Is it true that the longer a couple is together, the less romance there is? Husband and I have been together for almost ten years, and I think he has only bought me flowers three times. Not that flowers is the be-all-and-end-all of romance, but it indicates that you have thought about your partner and got them something they'll love for no reason other than 'just because'. (Unless you believe the adage that a man only buys a woman flowers when he has done something wrong. I don't believe that. And I love flowers.)
But then I think, when was the last time I did something nice for him? Does rolling him into the recovery position count when he's passed out on the floor at 3am from too much alcohol? I used to buy him books 'just because' but money is tight now. So, no books and no flowers any more. Sometimes the occasional cup of tea or coffee is made, but that is it. And, no I don't think a Blow Job counts as romance.
But what defines romance? What makes us romantic? I am struggling to think about anything that indicates romance other than flowers/books. That's a bit sad, but I suspect I am not alone, which is why Romance books still sell so incredibly well. Despite knowing pretty much how every Romance book I buy is going to end, I still buy them. I still want to read about romance, even if it's lost in my relationship. I want the girl to get the guy, and even though I sigh and roll my eyes when it inevitably does happen ("god, this is soooo cheesy!") I read on to the end, then start the next one.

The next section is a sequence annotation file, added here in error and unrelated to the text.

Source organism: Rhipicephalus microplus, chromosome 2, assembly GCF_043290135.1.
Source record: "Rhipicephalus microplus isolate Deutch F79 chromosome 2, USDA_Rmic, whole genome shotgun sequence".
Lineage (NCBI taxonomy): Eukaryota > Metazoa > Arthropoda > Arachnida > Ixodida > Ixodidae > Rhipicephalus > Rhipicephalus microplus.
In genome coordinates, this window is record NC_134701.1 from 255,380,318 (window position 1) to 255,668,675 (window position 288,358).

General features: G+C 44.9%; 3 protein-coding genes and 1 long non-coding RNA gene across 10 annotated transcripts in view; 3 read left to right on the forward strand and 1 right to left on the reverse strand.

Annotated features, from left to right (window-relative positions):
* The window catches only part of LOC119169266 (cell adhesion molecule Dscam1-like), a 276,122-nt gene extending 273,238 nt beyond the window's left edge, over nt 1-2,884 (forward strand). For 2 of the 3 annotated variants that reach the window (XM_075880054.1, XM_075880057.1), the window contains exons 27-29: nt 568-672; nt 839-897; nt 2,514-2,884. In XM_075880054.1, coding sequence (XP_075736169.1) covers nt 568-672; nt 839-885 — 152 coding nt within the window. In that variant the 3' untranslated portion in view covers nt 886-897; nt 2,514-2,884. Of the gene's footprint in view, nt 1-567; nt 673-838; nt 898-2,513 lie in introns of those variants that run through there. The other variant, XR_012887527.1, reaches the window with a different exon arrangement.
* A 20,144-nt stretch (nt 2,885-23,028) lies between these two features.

I have a pile of them at the moment. I have just finished Alexandra Brown's 'Cupcakes at Carrington's' which was delightfully lighthearted, funny and made me crave cake like you wouldn't believe.
Husband likes cake, especially carrot, and coffee and walnut. If I go and bake one 'just because', that would be romantic, right? And serves a dual purpose in that there will then be cake in the house. I think that's a win all round.
Listening to: Billy Joel - "Piano Man"
Reading: Lindsey Kelk: "About a Girl"